After teaching several different knitting classes there, I was asked by the Charleston Museum to consider teaching a class on natural dyes.  My reply was "Sure, but can we just do indigo?"  I liked the focus of having the one dye to play with, plus it's a dyestuff that can be used without the necessity of hot water to set the color.  In a word, it was going to be simple, and I am a big fan of simple. It also had such a prominent spot in the history of Charleston, that I really just had to do it. History buffs are weird like that.

My first workshop was in April 2013 and it was a little scary (having never actually taught dyeing before) and a lot of fun.  We had a really diverse group that first time--a hat maker who has been featured in Martha Stewart, a couple of folks who had dyed with indigo before, and I think that was the class that also included a high school student whose teacher had suggested she take the workshop to supplement a school project. 

In the fall of last year I was privileged to attend, along with Museum staff members, a morning of indigo dyeing taught by a truly interesting individual, who knew more about indigo dyeing than anyone I'd ever met. My "indigo morning" helped solidify in me a love for the art of this dyestuff.

Since that first class, I've taught many more, both at the Museum and in my own home (including another school student who was doing a project that included Eliza Lucas Pinckney! I'm so proud of the teachers who are assigning these topics!!).  My most recent event was held at the Museum's Dill Sanctuary, which was probably the prettiest spot I've ever seen to teach or learn anything!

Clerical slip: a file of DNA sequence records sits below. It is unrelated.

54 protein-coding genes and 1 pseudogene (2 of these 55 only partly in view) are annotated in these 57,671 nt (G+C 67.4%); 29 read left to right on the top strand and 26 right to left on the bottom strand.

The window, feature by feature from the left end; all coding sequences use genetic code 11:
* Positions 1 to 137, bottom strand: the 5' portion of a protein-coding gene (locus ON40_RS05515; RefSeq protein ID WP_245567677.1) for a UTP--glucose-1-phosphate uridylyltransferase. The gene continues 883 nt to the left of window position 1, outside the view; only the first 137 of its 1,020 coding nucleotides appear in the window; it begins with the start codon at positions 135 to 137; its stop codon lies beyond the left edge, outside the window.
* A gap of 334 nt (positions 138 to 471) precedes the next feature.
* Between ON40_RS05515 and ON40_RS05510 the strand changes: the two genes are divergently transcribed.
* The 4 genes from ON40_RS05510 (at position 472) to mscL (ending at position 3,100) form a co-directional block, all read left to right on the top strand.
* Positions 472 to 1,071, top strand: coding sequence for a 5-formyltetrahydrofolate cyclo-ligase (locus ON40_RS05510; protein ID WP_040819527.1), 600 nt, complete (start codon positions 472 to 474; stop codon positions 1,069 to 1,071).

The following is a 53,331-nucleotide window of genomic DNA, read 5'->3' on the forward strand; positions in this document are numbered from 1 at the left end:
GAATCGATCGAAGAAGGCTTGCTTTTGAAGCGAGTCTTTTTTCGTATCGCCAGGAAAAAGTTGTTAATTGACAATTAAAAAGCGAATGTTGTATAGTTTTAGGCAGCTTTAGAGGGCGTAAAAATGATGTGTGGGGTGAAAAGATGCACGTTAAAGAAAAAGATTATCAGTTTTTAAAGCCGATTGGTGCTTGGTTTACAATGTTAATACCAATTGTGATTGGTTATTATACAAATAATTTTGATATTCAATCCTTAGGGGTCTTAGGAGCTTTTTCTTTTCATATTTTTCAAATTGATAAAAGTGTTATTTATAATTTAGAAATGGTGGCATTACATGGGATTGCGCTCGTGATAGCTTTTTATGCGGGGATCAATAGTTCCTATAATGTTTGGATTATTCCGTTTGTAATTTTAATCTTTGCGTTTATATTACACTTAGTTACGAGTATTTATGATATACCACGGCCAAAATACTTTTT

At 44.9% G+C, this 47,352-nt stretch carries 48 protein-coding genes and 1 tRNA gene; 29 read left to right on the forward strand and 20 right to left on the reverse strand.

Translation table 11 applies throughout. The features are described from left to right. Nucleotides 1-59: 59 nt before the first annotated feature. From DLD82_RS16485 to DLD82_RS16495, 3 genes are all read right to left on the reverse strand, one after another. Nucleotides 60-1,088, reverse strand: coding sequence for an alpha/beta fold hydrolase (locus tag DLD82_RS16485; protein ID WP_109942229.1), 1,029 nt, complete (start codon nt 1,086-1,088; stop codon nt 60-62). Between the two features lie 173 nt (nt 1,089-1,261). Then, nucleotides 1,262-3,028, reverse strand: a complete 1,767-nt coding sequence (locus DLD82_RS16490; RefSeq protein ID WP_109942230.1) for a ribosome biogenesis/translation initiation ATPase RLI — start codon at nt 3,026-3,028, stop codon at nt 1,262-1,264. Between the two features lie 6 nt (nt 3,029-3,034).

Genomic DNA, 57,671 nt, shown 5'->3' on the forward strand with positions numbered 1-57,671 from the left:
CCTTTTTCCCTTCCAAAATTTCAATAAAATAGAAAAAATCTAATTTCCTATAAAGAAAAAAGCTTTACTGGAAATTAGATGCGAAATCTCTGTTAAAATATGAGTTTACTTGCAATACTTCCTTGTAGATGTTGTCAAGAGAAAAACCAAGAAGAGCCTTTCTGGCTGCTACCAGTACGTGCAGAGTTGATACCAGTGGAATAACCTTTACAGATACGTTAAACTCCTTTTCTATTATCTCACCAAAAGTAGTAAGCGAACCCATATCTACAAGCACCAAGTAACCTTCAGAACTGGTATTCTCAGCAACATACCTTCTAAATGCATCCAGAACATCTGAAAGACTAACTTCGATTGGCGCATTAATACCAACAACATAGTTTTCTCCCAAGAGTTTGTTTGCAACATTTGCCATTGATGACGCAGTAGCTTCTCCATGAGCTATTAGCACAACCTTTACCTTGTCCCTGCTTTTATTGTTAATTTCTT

I have met some fascinating people, made some new friends (Hi, Wendy!) and been enriched so much by hearing the stories of folks who had come to the dye classes. 

Over the last two years of research, experimentation, practice and teaching, I have come to realize the uniqueness of this natural dye and its importance in the history of this world, this area, and my own life as well.  The dyeing, the people, the magic of it all--these things have made a difference in my journey and I am so excited at the prospect of getting to introduce indigo to more of you this October.  If you're interested, check out the info at the Museum's calendar and sign up soon because space is limited and, more importantly, I really don't want you to miss it!

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Registration is now open: Indigo Oct. 4

Great news!  Registration is now open for my October 4 Indigo Dyeing workshop at The Charleston Museum!

Simply go to this link, which will take you to the calendar listing for the event, and sign up!  While you're on the Museum's website, be sure to look around at some of their other events--there's always something interesting happening.

You'll need to bring your own gloves (like for dish washing) and wear clothes that can get dirty or bring an apron or smock to protect your clothes. 

Y'all, it's going to be so much fun!  Dyeing with indigo is such a unique experience--it goes beyond just turning something blue.  But then you've already heard me go on and on about it, right? (See the post right before this one)